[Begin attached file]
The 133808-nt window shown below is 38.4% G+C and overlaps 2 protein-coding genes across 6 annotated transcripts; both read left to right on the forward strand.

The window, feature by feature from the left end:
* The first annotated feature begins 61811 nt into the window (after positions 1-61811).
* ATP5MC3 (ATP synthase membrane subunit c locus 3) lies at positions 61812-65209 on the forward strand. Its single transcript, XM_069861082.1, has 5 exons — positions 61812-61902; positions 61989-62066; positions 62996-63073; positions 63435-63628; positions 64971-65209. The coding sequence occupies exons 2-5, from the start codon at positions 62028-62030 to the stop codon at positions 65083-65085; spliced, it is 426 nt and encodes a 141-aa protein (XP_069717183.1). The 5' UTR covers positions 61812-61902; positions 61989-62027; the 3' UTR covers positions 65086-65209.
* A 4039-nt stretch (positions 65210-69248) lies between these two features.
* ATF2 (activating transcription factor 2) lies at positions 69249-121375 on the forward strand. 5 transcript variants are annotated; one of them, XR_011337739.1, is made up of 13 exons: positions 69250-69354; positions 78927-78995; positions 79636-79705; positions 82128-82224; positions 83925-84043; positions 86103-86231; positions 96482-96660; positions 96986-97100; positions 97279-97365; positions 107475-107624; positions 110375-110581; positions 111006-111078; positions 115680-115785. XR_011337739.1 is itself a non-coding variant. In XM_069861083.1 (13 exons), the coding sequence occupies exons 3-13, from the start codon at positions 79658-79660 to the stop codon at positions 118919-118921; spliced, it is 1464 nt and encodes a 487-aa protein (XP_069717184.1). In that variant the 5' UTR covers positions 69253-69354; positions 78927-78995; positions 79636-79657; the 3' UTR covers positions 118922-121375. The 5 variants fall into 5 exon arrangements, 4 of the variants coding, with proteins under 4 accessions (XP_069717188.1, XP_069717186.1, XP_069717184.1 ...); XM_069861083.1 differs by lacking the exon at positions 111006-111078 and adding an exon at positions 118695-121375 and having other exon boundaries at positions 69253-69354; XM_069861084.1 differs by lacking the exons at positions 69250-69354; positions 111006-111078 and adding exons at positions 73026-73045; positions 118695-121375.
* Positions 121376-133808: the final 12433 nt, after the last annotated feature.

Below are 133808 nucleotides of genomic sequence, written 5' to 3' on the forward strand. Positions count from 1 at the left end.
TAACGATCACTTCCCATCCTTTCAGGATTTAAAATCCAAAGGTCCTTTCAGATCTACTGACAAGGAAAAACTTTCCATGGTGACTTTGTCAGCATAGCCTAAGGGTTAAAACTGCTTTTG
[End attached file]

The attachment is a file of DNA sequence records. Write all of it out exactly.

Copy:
The 133808-nt window shown below is 38.4% G+C and overlaps 2 protein-coding genes across 6 annotated transcripts; both read left to right on the forward strand.

The window, feature by feature from the left end:
* The first annotated feature begins 61811 nt into the window (after positions 1-61811).
* ATP5MC3 (ATP synthase membrane subunit c locus 3) lies at positions 61812-65209 on the forward strand. Its single transcript, XM_069861082.1, has 5 exons — positions 61812-61902; positions 61989-62066; positions 62996-63073; positions 63435-63628; positions 64971-65209. The coding sequence occupies exons 2-5, from the start codon at positions 62028-62030 to the stop codon at positions 65083-65085; spliced, it is 426 nt and encodes a 141-aa protein (XP_069717183.1). The 5' UTR covers positions 61812-61902; positions 61989-62027; the 3' UTR covers positions 65086-65209.
* A 4039-nt stretch (positions 65210-69248) lies between these two features.
* ATF2 (activating transcription factor 2) lies at positions 69249-121375 on the forward strand. 5 transcript variants are annotated; one of them, XR_011337739.1, is made up of 13 exons: positions 69250-69354; positions 78927-78995; positions 79636-79705; positions 82128-82224; positions 83925-84043; positions 86103-86231; positions 96482-96660; positions 96986-97100; positions 97279-97365; positions 107475-107624; positions 110375-110581; positions 111006-111078; positions 115680-115785. XR_011337739.1 is itself a non-coding variant. In XM_069861083.1 (13 exons), the coding sequence occupies exons 3-13, from the start codon at positions 79658-79660 to the stop codon at positions 118919-118921; spliced, it is 1464 nt and encodes a 487-aa protein (XP_069717184.1). In that variant the 5' UTR covers positions 69253-69354; positions 78927-78995; positions 79636-79657; the 3' UTR covers positions 118922-121375. The 5 variants fall into 5 exon arrangements, 4 of the variants coding, with proteins under 4 accessions (XP_069717188.1, XP_069717186.1, XP_069717184.1 ...); XM_069861083.1 differs by lacking the exon at positions 111006-111078 and adding an exon at positions 118695-121375 and having other exon boundaries at positions 69253-69354; XM_069861084.1 differs by lacking the exons at positions 69250-69354; positions 111006-111078 and adding exons at positions 73026-73045; positions 118695-121375.
* Positions 121376-133808: the final 12433 nt, after the last annotated feature.

Below are 133808 nucleotides of genomic sequence, written 5' to 3' on the forward strand. Positions count from 1 at the left end.
TAACGATCACTTCCCATCCTTTCAGGATTTAAAATCCAAAGGTCCTTTCAGATCTACTGACAAGGAAAAACTTTCCATGGTGACTTTGTCAGCATAGCCTAAGGGTTAAAACTGCTTTTG